pages ; [paperback] 232
favorite characters ; mikey & sara
Meet Kate Malone-straight-A science and math geek, minister’s daughter, ace long-distance runner, new girlfriend (to Mitchell “Early Decision Harvard” Pangborn III), unwilling family caretaker, and emotional avoidance champion. Kate manages her life by organizing it as logically as the periodic table. She can handle it all-or so she thinks. Then, things change as suddenly as a string of chemical reactions; first, the Malones’ neighbors get burned out of their own home and move in. Kate has to share her room with her nemesis, Teri Litch, and Teri’s little brother. The days are ticking down and she’s still waiting to hear from the only college she applied to: MIT. Kate feels that her life is spinning out of her control-and then, something happens that truly blows it all apart. Set in the same community as the remarkable Speak, Catalyst is a novel that will change the way you look at the world.
I love Laurie Halse Anderson’s writing and this book is no exception. This is actually a reread, as I read it long ago from the library and actually purchased the book not too long ago because I knew it would be more relevent to me now. Going from my eighth grade self who knew nothing about colleges to the current me who just applied to them, now I can really understand how Katie is feeling. Even if everything wasn’t the surprise it was the first time around, I felt like I could connect with the characters better.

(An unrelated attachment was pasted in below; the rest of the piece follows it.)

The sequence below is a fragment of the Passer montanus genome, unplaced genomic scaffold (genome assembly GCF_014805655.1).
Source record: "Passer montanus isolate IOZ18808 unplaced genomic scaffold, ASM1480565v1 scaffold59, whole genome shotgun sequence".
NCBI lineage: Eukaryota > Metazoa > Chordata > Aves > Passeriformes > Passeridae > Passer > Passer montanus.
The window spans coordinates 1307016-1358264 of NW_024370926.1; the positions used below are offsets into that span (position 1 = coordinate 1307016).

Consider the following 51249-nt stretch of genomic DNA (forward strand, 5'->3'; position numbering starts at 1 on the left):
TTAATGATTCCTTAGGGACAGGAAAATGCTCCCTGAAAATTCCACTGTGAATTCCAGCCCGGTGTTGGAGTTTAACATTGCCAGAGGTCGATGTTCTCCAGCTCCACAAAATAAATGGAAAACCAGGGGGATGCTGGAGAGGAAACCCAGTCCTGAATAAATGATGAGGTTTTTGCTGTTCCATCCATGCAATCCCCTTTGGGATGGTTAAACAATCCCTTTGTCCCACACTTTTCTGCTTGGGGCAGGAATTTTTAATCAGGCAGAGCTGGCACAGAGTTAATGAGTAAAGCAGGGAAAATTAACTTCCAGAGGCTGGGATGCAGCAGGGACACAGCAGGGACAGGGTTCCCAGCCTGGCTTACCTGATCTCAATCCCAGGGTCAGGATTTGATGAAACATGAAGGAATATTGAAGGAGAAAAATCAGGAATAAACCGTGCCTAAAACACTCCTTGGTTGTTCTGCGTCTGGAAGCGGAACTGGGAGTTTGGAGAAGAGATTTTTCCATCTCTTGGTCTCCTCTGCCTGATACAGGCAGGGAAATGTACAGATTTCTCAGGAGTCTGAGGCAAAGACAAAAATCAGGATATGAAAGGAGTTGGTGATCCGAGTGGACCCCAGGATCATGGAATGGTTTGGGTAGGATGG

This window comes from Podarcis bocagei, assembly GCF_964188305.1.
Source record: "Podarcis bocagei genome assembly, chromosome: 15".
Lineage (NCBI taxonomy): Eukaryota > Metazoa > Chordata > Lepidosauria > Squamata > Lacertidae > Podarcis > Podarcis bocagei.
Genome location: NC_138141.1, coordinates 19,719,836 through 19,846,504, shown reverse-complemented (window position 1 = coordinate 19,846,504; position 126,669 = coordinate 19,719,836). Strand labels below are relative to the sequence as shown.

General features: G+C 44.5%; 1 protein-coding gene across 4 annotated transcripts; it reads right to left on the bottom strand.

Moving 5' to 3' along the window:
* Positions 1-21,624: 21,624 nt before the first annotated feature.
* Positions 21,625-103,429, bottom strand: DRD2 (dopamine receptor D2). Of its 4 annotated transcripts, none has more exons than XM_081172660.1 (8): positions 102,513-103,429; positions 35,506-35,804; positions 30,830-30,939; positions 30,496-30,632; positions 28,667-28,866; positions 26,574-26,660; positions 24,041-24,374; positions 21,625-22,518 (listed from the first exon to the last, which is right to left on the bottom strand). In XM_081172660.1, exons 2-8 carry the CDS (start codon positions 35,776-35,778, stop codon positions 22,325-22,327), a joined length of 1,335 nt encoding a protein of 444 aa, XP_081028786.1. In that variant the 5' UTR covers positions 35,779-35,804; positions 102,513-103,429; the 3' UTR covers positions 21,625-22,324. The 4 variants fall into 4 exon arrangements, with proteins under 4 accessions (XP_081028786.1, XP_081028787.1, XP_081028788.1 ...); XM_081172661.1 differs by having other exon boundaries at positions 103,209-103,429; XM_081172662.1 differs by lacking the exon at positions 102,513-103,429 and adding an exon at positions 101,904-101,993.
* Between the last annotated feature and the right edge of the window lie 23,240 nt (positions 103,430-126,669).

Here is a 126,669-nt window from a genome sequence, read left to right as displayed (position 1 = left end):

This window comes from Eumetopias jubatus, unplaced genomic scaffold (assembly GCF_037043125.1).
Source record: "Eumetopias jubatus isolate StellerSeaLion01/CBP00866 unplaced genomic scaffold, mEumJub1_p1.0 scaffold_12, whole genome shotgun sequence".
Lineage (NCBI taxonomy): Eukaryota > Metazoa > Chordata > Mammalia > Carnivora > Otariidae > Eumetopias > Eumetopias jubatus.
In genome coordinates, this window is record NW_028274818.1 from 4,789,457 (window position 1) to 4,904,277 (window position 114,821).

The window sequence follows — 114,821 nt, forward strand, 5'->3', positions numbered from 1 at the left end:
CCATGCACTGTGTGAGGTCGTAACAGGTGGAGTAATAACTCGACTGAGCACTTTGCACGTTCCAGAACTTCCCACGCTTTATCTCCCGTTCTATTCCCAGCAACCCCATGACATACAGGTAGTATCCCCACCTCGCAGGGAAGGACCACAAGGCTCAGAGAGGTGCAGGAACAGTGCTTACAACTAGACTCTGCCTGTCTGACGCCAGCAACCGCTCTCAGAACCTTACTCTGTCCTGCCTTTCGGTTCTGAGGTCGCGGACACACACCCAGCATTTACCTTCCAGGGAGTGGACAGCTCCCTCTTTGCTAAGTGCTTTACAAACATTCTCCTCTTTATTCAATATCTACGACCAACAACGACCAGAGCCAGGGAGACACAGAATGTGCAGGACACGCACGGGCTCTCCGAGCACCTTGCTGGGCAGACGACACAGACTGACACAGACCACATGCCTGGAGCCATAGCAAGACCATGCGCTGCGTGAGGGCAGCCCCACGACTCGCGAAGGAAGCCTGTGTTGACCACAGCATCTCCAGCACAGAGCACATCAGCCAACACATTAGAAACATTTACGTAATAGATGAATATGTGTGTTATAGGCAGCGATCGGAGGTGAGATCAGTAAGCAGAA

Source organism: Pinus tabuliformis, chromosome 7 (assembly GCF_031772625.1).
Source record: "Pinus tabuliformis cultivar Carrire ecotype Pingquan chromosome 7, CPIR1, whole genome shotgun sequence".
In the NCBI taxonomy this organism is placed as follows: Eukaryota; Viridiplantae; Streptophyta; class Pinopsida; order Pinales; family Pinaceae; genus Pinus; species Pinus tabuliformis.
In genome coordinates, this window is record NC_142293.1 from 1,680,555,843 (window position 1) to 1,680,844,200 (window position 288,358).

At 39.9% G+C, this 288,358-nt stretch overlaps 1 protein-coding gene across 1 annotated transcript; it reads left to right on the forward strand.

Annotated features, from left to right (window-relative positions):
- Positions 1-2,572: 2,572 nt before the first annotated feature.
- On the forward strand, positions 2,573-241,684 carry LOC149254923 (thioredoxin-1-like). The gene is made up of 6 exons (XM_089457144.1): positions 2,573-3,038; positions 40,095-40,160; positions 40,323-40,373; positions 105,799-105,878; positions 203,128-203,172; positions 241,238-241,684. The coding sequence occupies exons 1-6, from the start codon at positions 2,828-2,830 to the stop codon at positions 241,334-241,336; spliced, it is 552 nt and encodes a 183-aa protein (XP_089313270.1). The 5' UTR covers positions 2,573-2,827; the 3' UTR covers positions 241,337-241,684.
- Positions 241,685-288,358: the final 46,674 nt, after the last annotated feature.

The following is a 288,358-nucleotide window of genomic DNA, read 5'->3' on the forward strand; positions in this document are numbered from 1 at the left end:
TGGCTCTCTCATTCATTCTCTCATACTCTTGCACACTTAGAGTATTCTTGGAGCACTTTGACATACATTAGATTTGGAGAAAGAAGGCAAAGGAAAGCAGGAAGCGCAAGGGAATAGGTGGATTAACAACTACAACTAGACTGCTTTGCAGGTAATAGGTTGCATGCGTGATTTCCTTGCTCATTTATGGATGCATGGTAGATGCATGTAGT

Kate is one of those girls who gets obsessed with grades, how smart she appears to be, and what she can accomplish. I think everyone must know someone who puts their grades and careers before everything else and is so focused on such things that it becomes unhealthy. I think she’s an extreme, but not entirely unrealistic, example. She annoyed me, but I wanted to help her, and then I really didn’t like her, and then I wanted a happy ending for her.
The secondary characters in Anderson’s books are always fabulous and this was no exception. From Teri to Mickey to Kate’s dad, everyone had their own problems, secrets, little idiosyncracies. I loved every bit of it.
This was a really quick read though it was everything but light. It was packed with colorful descriptions of her downward spiral toward collapse and failure. Failure isn’t something Kate can accept, at all. And Catalyst tells of her attempts to avoid it at all costs.
I recommend it to fans of modern day reads, easily relatable ones, teens in high school, and people looking for a good, powerful tale.
TRAGIC BUT TANTALIZING. 4/5 stars